- Reduce risk of failure from dead or weak branches
- Provide clearance
- Reduce shade and wind resistance
- Manage tree health
- Manage flower or fruit production
- Improve aesthetics
- Improve tree structure
- Save a storm-damaged tree
Pruning Dos and Don’ts
- Remember that poor pruning can cause damage that lasts for the life of the tree.
- Assess your trees after a storm to see if there is pruning needed.
- Prune without a good reason
- Remove any more than 25 percent of foliage during a growing season.
- Prune a newly planted tree for the first year, unless you are removing dead or broken branches.
- Prune within 10 feet of a utility conductor – leave it to the pros.
- Try to tackle a pruning job that requires a chain saw and ladder work – leave it to the pros.
- Leave branch stubs, or cut off the branch collar (not make a flush cut).
- Climb the tree with climbing spikes
- Use wound paint
- Strip out inner foliage and branches (also called lion-tailing)
Q: What is the best time of year to prune?
Although it all depends on your pruning objectives, most trees can be pruned year-round, if pruned properly.
In fact, winter can often be the best time for an arborist to prune. Since the leaves are off, the view of the entire tree’s architecture is clear and a thorough check can be performed. They can locate deadwood by looking for changes in branch color, fungus growth, cracks, and other symptoms that can help them make this determination.
It’s worth noting that some areas may have pruning restrictions in place if a particular insect or disease is a problem. Contact your local county extension office to find any pruning restrictions.
Q: How often do I need to have my trees pruned?
Trees have deadwood pruned out regularly, at least once per year.
Q: What tools do I need to prune my own trees?
Helmke has all the proper tools – hand pruners, loppers, and hand saws. Remember that these tools need to be sharp and clean to ensure success. If the tree is larger and requires more attention, contact us right away.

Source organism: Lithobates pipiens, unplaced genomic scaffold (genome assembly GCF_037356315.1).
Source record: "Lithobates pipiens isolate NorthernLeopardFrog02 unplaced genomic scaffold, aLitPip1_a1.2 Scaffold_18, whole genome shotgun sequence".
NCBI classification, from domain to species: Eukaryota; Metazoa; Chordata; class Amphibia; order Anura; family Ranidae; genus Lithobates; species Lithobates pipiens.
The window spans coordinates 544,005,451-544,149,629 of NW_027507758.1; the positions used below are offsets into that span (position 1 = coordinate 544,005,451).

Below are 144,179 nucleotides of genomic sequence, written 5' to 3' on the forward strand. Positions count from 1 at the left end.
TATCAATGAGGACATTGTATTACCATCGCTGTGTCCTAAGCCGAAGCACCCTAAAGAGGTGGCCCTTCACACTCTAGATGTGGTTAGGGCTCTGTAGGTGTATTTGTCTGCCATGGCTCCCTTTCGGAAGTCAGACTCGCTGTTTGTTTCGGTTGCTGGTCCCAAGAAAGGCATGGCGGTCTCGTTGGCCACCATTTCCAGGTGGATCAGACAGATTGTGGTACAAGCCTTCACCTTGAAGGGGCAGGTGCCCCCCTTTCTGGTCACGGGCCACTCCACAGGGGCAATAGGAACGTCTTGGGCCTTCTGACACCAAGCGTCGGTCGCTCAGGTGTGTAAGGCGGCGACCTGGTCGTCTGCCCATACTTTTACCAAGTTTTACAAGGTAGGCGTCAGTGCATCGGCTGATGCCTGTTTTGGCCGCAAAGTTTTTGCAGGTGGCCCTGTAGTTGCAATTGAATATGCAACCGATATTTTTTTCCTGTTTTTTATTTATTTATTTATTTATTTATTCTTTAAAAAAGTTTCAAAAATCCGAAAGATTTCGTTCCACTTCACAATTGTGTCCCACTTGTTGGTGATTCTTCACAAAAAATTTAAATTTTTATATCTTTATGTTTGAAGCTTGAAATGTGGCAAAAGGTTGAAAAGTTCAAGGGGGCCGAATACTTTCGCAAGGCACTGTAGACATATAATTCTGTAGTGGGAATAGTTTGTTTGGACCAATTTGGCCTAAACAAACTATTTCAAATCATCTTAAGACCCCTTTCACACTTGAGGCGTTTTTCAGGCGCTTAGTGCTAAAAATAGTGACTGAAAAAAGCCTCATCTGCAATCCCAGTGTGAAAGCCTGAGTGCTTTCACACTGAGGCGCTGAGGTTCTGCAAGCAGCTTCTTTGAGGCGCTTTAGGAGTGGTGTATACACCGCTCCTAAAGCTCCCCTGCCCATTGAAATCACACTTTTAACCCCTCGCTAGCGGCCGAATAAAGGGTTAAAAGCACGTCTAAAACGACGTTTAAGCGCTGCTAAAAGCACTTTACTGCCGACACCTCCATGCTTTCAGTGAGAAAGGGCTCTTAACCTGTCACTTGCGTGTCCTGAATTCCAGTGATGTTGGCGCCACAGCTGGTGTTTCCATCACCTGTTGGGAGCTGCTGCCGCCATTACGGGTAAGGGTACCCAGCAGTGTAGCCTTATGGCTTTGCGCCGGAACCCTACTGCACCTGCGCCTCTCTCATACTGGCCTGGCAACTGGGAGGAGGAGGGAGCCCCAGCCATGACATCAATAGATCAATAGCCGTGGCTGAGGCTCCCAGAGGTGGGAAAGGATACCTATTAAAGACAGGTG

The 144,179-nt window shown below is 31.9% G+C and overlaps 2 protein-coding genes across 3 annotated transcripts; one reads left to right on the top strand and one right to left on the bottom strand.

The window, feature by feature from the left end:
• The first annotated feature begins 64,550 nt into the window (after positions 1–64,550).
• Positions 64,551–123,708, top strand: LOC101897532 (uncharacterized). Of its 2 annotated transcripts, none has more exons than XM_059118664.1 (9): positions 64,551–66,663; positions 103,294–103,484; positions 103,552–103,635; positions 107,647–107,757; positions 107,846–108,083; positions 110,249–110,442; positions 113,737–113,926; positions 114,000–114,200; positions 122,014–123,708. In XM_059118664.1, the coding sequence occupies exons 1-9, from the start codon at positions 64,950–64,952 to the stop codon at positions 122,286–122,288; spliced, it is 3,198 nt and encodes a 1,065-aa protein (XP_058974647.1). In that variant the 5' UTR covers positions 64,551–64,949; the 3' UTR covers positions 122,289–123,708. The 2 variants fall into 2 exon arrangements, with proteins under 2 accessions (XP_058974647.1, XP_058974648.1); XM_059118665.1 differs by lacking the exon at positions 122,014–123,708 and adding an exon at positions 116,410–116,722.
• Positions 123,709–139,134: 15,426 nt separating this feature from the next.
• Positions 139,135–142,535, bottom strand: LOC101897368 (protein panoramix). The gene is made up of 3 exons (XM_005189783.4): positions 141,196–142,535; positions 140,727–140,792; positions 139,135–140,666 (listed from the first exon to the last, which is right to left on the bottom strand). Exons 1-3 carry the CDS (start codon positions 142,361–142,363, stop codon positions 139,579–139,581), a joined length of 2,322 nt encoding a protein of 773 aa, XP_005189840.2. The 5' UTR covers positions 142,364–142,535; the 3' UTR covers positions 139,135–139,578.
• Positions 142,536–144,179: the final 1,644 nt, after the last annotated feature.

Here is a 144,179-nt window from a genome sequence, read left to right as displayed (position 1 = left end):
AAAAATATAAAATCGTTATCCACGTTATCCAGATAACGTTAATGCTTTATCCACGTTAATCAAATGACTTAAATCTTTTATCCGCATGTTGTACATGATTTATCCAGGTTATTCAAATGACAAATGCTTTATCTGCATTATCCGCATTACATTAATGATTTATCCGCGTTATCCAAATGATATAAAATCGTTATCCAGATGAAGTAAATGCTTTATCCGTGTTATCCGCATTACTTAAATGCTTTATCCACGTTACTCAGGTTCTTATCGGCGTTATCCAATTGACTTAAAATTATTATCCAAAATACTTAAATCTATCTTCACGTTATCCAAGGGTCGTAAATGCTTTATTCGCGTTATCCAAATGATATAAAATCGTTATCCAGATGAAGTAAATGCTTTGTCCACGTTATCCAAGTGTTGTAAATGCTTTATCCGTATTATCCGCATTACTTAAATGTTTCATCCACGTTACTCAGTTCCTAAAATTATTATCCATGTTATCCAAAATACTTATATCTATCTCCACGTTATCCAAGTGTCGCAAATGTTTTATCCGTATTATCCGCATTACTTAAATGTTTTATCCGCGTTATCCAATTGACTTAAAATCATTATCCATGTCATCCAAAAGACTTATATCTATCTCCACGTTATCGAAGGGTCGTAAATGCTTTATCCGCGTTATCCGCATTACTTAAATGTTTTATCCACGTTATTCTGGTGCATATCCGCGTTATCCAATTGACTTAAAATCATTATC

Q: What is the difference between pollarding, reducing and topping?
These three practices are often confused. Some disreputable tree care companies will purposefully use the wrong term to confuse the homeowner.
Here are the proper definitions:
- Pollarding: This is an acceptable practice. Ultimately, pollarding is dramatically cutting back the major branches to contain the tree’s size. Pollarding must be started when a tree is young and must continue once every two years.
- Reduction: This is an acceptable practice, depending on the tree species. A clearly defined objective is established before pruning. Branches are selectively shortened to reduce the height and spread of the tree. For example, a tree blocking a solar panel. Often, reducing a tree allows a homeowner to save a tree they might otherwise have to remove. Proper reduction pruning should not cause excessive sprouts to grow.
- Topping: Topping is not an acceptable practice. Topping is when a tree is indiscriminately cut back to stubs. Usually topping is done to flat-top the tree or cut it back on all sides. The result is unsightly. Topping is often sold as a method to reduce tree size, however studies have shown that a topped tree will actually grow larger over a five-year period compared to an unpruned control tree. This occurs because the severe cuts cause many weak, but fast-growing sprouts to shoot from the stubs.